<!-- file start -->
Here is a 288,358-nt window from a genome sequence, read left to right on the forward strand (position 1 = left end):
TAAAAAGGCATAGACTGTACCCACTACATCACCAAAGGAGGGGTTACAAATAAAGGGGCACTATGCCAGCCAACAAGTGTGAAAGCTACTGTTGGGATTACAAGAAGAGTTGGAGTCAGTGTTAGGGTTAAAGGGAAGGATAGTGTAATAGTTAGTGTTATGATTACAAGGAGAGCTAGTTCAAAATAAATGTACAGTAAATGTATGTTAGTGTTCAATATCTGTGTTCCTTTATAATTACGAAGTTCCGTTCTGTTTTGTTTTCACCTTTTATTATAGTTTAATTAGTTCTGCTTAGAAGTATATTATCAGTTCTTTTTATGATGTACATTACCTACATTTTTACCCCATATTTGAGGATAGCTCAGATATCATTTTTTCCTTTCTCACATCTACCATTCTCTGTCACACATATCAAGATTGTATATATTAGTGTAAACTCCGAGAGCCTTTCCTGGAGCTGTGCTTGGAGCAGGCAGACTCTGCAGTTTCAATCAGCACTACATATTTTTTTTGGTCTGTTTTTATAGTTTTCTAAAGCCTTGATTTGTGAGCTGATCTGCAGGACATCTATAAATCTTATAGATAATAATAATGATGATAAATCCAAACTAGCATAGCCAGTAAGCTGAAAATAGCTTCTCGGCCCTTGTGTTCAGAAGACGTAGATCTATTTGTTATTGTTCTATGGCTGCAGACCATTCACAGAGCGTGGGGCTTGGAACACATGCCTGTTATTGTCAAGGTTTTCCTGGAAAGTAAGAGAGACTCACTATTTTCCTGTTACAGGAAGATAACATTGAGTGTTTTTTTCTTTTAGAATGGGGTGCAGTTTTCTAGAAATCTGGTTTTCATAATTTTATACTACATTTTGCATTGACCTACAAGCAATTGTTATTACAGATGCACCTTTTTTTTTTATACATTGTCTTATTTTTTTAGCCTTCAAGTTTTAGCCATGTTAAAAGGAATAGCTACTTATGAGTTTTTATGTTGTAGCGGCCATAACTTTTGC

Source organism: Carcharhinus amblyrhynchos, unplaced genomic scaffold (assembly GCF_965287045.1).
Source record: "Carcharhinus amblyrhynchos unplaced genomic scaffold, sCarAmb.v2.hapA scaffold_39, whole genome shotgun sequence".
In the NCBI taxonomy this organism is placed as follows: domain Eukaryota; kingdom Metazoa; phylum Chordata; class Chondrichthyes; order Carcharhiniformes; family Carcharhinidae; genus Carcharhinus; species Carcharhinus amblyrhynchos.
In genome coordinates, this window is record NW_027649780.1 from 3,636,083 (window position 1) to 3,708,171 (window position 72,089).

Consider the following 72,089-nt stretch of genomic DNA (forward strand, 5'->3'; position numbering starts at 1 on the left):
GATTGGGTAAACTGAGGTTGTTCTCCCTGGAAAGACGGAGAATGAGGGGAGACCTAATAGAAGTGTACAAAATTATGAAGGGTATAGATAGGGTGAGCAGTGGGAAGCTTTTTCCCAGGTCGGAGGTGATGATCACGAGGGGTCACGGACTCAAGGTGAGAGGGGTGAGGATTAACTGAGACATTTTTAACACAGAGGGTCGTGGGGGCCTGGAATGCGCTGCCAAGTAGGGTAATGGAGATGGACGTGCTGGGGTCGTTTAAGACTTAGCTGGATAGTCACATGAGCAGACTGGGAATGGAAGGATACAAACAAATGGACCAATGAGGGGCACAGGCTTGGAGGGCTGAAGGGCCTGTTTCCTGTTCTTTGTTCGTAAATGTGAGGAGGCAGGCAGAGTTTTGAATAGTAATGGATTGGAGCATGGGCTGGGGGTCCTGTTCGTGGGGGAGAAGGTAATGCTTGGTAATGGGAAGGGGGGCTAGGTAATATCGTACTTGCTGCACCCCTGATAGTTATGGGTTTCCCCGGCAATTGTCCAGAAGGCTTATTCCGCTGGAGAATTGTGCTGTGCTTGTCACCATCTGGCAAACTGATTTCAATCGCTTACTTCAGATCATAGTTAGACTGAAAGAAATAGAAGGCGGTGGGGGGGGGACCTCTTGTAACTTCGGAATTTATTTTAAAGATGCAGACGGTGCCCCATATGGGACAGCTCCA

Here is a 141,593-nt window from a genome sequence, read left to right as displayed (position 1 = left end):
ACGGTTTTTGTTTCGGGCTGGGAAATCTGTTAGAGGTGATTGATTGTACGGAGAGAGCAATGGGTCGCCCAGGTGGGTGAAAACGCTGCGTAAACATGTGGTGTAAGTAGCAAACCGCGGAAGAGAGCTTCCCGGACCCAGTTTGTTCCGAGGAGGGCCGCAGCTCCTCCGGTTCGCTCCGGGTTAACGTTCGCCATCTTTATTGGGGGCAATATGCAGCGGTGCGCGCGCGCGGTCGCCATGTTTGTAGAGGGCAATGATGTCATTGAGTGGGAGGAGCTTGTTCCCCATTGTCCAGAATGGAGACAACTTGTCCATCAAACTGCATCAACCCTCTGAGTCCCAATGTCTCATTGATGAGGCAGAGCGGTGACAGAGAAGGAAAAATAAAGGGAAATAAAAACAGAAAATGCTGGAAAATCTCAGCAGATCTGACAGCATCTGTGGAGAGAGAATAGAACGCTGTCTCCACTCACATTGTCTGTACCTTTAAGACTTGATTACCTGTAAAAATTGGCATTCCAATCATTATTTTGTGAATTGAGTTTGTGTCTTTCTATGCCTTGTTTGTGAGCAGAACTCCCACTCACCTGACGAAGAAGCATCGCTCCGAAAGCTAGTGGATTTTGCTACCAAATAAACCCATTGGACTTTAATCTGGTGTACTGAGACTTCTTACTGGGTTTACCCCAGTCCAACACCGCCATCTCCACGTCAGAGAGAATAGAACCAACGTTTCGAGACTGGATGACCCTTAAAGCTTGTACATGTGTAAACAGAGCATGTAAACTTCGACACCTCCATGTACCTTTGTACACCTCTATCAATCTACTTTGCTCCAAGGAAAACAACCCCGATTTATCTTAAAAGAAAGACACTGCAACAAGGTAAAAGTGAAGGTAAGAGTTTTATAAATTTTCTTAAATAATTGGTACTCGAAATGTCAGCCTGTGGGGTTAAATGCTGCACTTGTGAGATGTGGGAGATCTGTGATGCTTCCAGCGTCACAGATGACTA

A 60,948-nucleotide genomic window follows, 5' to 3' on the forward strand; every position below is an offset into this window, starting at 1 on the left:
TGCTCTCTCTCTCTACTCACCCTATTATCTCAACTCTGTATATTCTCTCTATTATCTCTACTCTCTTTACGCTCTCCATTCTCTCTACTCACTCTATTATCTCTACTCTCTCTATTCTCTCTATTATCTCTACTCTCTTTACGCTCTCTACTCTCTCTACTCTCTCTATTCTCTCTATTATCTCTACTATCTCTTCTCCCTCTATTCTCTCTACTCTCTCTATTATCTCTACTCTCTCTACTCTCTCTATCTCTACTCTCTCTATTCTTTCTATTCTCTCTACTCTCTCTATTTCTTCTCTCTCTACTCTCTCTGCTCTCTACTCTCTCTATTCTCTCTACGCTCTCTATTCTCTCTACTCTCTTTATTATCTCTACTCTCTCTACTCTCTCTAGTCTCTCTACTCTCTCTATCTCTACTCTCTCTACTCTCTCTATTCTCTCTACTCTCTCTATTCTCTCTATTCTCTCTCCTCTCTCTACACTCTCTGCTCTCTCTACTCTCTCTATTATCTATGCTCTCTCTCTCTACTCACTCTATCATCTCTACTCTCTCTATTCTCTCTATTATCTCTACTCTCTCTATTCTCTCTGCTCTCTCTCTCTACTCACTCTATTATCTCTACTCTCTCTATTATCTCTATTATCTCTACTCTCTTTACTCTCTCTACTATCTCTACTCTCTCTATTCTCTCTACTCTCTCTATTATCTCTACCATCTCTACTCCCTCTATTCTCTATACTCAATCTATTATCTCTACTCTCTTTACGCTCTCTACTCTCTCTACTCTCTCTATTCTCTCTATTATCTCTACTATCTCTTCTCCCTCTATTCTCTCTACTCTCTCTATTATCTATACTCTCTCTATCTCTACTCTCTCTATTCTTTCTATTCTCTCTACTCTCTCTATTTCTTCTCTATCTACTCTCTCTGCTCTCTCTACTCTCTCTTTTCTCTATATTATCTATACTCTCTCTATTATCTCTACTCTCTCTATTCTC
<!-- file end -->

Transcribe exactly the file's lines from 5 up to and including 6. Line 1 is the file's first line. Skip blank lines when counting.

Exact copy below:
In the NCBI taxonomy this organism is placed as follows: domain Eukaryota; kingdom Metazoa; phylum Chordata; class Chondrichthyes; order Carcharhiniformes; family Carcharhinidae; genus Carcharhinus; species Carcharhinus amblyrhynchos.
In genome coordinates, this window is record NW_027649780.1 from 3,636,083 (window position 1) to 3,708,171 (window position 72,089).